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Low GI Sugar: What is it?

Low Glycemic Index Sugar is a type of sugar that has a lower glycemic index, which means it doesn't spike blood glucose as much. Read more here!

Raw sugar on a bench and spoons

I was wandering through the supermarket looking for sugar when I stumbled  across a packed of sugar labeled Low GI Sugar!

What is Low GI Sugar?

Low GI sugar is a processed sugar that releases glucose more slowly than regular table sugar.

The 'GI' in low GI sugar stands for Glycemic Index and measures carbohydrates' effect on blood glucose levels. The GI scale ranges from 0 to 100, with the higher numbers indicating foods that release glucose into the bloodstream faster. Low GI foods release glucose more slowly, so they're sometimes recommended for people with diabetes to help produce less of an insulin spike.

What are the Different Types of Sugars?

There are many different types of sugars in our food. The two most common types of sugars are fructose and glucose. Glucose is a simple sugar found naturally in all plant and animal cells. Fructose is a type of sugar found in fruit, honey, and other foods.

Fructose is often called the "fruit sugar" because it's found in fruits like apples, oranges, and strawberries. Fructose has a lower glycemic index than glucose, so it doesn't cause as much of an insulin spike when consumed by the body. This means that fructose can benefit people with diabetes because it doesn't cause blood sugar levels to rise too high when eaten. So the sugars in fruits, vegetables, and legumes would be lower in GI compared to regular table sugar, for example.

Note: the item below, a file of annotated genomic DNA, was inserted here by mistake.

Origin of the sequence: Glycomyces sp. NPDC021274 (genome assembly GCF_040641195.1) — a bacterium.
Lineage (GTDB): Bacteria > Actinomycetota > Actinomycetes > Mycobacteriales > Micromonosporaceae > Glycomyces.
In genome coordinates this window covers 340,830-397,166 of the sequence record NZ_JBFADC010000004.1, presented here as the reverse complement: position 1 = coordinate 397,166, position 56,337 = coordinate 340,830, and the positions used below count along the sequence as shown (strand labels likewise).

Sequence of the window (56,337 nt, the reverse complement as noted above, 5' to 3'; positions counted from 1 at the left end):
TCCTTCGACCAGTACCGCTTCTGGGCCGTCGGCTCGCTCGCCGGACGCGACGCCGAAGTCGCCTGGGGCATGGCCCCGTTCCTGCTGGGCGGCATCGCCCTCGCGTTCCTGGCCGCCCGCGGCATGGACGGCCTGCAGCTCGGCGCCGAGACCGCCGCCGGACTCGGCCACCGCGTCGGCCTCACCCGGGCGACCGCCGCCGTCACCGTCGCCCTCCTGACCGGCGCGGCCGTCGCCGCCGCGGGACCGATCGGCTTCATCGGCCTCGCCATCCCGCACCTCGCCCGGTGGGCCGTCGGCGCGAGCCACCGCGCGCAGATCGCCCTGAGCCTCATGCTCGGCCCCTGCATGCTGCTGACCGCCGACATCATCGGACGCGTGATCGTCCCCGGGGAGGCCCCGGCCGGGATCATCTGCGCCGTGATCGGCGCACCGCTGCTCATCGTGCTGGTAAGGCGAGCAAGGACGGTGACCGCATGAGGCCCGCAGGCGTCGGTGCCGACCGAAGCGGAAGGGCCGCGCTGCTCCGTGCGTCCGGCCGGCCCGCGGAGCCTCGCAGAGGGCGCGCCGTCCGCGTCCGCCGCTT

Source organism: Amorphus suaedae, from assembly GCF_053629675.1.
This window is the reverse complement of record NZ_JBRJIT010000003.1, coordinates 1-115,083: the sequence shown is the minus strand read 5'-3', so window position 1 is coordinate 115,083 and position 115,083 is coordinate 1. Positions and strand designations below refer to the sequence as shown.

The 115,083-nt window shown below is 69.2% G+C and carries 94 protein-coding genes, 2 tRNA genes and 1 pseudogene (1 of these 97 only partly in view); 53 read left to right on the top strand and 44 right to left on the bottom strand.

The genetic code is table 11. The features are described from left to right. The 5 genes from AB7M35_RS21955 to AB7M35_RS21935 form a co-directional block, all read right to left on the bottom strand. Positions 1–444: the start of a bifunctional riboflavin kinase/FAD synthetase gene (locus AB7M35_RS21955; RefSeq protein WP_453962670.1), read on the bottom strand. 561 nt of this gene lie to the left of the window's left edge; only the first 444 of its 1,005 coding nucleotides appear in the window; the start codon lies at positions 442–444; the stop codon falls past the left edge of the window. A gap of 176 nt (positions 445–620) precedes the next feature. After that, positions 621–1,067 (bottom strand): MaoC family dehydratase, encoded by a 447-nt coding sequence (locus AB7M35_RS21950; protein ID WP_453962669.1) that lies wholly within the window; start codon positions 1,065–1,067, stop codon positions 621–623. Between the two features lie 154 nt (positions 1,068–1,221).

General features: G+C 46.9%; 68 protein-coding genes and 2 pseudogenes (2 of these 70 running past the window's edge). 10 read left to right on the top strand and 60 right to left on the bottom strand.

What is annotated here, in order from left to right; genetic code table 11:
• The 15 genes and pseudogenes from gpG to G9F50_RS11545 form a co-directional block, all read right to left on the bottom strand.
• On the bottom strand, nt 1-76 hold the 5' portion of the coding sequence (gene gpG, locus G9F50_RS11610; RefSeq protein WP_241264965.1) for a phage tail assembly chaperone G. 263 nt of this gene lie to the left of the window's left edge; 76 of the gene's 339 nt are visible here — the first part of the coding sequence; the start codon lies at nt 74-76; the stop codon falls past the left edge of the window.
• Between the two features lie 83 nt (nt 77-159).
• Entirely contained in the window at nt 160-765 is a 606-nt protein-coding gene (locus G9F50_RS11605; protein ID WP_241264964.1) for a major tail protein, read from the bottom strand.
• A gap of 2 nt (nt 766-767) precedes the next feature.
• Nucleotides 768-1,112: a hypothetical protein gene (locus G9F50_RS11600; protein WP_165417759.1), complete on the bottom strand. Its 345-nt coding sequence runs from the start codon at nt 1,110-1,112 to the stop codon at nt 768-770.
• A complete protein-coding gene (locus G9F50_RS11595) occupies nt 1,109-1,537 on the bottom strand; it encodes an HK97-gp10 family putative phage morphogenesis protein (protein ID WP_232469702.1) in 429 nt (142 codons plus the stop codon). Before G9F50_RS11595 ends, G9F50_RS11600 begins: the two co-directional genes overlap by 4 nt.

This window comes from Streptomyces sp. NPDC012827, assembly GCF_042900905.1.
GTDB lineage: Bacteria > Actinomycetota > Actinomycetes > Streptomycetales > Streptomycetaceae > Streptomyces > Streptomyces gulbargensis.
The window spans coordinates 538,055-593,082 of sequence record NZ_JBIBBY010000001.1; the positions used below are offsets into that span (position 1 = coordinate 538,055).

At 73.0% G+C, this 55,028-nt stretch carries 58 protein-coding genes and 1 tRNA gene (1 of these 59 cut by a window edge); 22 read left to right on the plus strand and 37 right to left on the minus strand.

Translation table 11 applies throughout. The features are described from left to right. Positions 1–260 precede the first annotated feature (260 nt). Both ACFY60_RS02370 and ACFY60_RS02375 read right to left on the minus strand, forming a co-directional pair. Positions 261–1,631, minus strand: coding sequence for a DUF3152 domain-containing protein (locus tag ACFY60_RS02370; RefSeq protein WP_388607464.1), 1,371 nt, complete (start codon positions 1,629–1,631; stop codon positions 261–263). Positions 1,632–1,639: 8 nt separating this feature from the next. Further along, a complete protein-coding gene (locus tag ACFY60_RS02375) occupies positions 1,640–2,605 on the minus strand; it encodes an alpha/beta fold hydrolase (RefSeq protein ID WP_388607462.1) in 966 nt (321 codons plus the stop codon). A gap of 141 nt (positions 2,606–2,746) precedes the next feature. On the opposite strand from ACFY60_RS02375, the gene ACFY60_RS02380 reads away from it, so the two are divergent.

Sucrose is regular table sugar. It's a combination of glucose and fructose!  

Are Low GI Table Sugars Better? 

It depends! There are many varieties of sugar available. They use slightly different processing methods and will have moderate differences in their GI and other minerals and properties contents. And this is something that you can consider when making a purchase.

I enjoyed this Low GI Sugar, it had a great taste and went well in my coffee! I also enjoy adding a teaspoon of coconut sugar to my coffee when I have some available. Coconut sugar is less sweet, so it may not be for all. It's considered lower GI, but for the amount I use and the other foods I'm eating at the time, it's unlikely to make a massive difference to my blood sugar. 

So it does come down to personal preference and what works for you. Using moderate amounts of regular white table sugar is perfectly fine too, and you shouldn't beat yourself for being any less 'healthy' up if you don't get the low GI variety. 

The best way to figure out what kind of sugar you should use is to think about what you will use it for and how much you will need. The best sugar will be one that suits your needs the most— particularly if you're baking something. 

Other ways to reduce the GI in a meal

If you want to reduce the GI of a meal, think about foods rich in fiber or high in protein. Like whole grains, legumes, and vegetables. These foods will help slow digestion, help you feel satisfied, and help keep your blood glucose more steady to boot!


Image credit: Flat Lay Photos


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